A face for your field guide

11 July, 2011 10:10 by Simon O

Part One: Optimising Your Images

In this series of blogs were going to discuss the visual aspects of your app and how we approached the design of Museum Victorias Field Guide app. In later posts, I'll cover the design and branding of your app which is seen most prominently on the splash screen and home screen, I'll run you through how to make interface elements such as icons and how to create layouts to display your data, using HTML and CSS.

In this post we're going to focus on the main images of the Field Guide app in this case the photos of the animals. Before we jump straight in, you'll notice that when you select any animal in the Field Guide app that there is at least one hero image for each animal and sometimes multiple images as you can see indicated by the gallery module. There is also a square thumbnail image for each animal. These appear next to each individual animal within the Animal Groups and are usually the same as the first hero image.

So let's take the European Honey Bee or Apis mellifera as an example. If you search for it in the app, it appears like so (Figure 1). It has a thumbnail in the Insects listing as well as three images in the gallery of the main panel.

 

European Honey Bee (Apis mellifera) on the iPad app. Required image assets highlighted in colour.European Honey Bee (Apis mellifera) on the iPad app. Required image assets highlighted in colour.
Image: Simon O. Photo Credit: Flagstaff Studios
Source: Museum Victoria

The thumbnails should be a square crop of the original image. We found that saving them at dimensions of 150 x 150px was optimal for both the regular iPad and iPhone Retina displays.

Full-size images in the app should not be larger than 1024 pixels in both width and height. So, for example, you could have a landscape image at 1024 x 680px and it would work just fine. The reason you need to keep it within these dimensions is so that you can keep the memory down on the users iPad or iPhone and therefore the images will scroll, pan and zoom without any lag.

 

Original images (left) and exported images and their dimensions (right).Original images (left) and exported images and their dimensions (right).
Image: Simon O. Photo Credit: Flagstaff Studios
Source: Museum Victoria

Once you've set the right dimensions on your image, you need to export them at a suitable quality. Obviously, you want your images to look nice and sharp and free from artefacts, but if you've got a lot of images, you'll need to find a compression rate that will also keep the file size reasonably small. In this case, photos are best exported as JPEG files. You may also save your files in 24 or 32-bit PNG format, however this will produce larger file sizes.

To apply these settings, use an application such as Adobe Photoshop, or a free alternative like GIMP or Paint.net. For large groups of photos, you can save time by setting a batch process using actions in Photoshop, Lightroom or Aperture.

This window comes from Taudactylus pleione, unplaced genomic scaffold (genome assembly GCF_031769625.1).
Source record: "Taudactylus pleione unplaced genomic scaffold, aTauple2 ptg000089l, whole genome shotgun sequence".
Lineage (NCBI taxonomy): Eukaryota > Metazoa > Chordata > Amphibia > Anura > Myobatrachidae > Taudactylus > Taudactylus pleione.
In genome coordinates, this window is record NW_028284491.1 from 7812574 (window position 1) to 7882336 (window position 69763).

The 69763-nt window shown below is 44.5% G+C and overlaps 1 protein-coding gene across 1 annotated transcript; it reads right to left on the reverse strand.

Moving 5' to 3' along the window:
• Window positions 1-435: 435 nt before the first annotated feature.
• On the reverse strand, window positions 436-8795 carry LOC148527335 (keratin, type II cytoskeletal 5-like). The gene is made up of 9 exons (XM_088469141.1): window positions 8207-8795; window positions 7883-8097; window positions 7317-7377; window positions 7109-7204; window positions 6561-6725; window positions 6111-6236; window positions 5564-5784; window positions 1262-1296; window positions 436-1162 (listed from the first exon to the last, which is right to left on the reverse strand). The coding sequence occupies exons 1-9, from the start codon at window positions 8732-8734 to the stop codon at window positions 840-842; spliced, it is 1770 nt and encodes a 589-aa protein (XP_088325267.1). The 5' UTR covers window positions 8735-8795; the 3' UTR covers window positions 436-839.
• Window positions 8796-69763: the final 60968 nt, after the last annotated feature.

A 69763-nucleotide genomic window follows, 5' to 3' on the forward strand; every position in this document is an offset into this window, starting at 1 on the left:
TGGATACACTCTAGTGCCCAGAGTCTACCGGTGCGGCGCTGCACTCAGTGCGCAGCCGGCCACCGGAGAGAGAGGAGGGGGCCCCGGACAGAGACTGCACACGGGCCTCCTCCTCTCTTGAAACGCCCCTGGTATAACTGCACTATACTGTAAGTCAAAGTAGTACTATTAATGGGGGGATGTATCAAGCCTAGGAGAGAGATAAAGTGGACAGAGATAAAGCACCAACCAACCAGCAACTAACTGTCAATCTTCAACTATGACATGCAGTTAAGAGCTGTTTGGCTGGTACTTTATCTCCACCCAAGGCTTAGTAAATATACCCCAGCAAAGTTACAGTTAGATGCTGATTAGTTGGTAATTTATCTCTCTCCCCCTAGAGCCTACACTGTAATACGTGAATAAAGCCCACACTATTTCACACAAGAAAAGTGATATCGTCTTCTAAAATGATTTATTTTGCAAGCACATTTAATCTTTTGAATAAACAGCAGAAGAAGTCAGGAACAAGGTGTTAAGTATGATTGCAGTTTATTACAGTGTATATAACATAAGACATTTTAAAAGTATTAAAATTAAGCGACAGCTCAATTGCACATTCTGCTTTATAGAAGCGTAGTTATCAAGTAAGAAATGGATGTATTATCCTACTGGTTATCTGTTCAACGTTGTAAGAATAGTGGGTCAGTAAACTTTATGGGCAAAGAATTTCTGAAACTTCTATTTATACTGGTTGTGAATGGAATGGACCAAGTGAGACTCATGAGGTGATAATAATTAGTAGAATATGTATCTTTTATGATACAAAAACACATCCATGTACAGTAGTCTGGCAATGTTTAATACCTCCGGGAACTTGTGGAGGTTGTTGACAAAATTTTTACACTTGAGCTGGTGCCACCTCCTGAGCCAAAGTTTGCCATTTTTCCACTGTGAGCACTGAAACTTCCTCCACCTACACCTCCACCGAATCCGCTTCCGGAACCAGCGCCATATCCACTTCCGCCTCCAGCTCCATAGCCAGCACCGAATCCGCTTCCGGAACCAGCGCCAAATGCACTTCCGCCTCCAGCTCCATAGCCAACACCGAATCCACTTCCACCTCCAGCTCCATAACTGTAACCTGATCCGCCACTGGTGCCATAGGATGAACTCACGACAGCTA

Be sure not to overwrite your original photos as you may need to export at larger dimensions for future versions of the iPad (or other tablets), which will likely have a higher pixel density.

Good luck and feel free to ask questions or make suggestions by posting a comment below.

Exporting an image of the European Honey Bee (Apis mellifera) with Photoshop’s Save for Web dialog. On the left is the original image and on the right is a 50% JPEG. Notice the slight artefacts around the bee’s antennae.  This will barely be noticeable once on the mobile device.Exporting an image of the European Honey Bee (Apis mellifera) with Photoshop’s Save for Web dialog. On the left is the original image and on the right is a 50% JPEG. Notice the slight artefacts around the bee’s antennae. This will barely be noticeable once on the mobile device.
Image: Simon O. Photo Credit: Flagstaff Studios
Source: Museum Victoria

 

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Comments (2)

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Jane 14 April, 2013 15:40
Lovely looking app on my new ipad but no sound files can be heard-any thougts?
Discovery Centre 16 April, 2013 13:33

Hello Jane

Thank you for your enquiry regarding your issue with the audio files not playing from within our MV Field Guide app. Our app developer has asked that you run the following test:

o   Plug in a set of headphones

o   Navigate to Frogs = > Giant Burrowing Frog

o   Tap the audio icon (top right), and then tap the "Credit: Murray Littlejohn" line. The play icon should change to a speaker icon.

o   Is there sound coming through the headphones?

§  If yes, then the iPad is most likely on mute. (Not all apps respect the mute switch, so you may still have heard sounds from other apps even if the mute button was on).

§  If no, and the headphones work for listening to music or another app, let us know and we will pass your feedback back to our app development staff. You can get in touch via the "Contact Us" link at the bottom of this page.

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About this blog

We've released the source code for MV's Field Guide Project under a MIT style license. This blog will help you identify all the material you need to collect so that you can publish a field guide of your own.

MV's Open Sourced Code on Github

View all Museum Victoria's apps

Blog authors

Simon S is the programmer behind the field guide app.

Simon O is the designer behind the field guide app.